"About 1 percent of preschool children who could have vision tested were found to have decreased vision," Friedman said. "Half of these could benefit from wearing glasses."

The researchers found that the prevalence of decreased visual acuity was relatively low, affecting 1.2 percent of white children and 1.8 percent of black children. The difference between the two groups was not statistically significant, the researchers noted.

The most common causes of decreased visual acuity were nearsightedness, farsightedness and/or astigmatism. Only one child was legally blind.

Unidentified vision loss in preschool children is uncommon, Friedman said. "Increased efforts to identify children with vision loss at such a young age are probably not necessary," he said.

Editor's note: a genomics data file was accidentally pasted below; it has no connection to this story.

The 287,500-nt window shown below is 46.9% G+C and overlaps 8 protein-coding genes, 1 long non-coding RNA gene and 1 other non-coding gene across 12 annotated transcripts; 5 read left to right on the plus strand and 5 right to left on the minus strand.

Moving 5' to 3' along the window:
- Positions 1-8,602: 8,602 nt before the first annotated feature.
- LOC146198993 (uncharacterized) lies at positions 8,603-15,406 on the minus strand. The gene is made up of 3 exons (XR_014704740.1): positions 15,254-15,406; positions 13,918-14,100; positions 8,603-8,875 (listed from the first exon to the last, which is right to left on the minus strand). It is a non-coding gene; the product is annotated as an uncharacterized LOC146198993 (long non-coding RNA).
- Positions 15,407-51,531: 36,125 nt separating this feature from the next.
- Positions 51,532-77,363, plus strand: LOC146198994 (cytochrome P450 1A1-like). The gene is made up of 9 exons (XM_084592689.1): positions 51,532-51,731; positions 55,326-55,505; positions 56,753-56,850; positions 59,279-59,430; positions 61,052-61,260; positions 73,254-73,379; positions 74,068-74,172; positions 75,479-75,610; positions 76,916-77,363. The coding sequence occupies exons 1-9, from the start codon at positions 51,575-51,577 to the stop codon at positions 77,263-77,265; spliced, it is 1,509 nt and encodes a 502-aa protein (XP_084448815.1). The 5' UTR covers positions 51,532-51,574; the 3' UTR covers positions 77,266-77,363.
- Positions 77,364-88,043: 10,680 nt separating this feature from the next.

Block agrees vision problems among preschoolers are relatively rare, but parents should still have their children's eyes tested.

"The chances of vision problems in the preschool population are low, but they do exist," Block said. "The screenings are an important piece of the child's early evaluation and are usually done by a pediatrician as part of routine health care."

If a child appears to have a vision problem, he or she should be seen by a specialist, Block said. "Vision is an issue, and the best time to address it is early on, before it develops into true problems that cannot be corrected."

More information

For more on eye tests for children, visit Prevent Blindness America.



SOURCES: David S. Friedman, M.D., Ph.D., associate professor, ophthalmology and international health, Wilmer Eye Institute, Johns Hopkins School of Medicine, Baltimore; Sandra Block, O.D., professor, optometry, Illinois College of Optometry, Chicago; October 2008, Ophthalmology

Last Updated: Oct. 03, 2008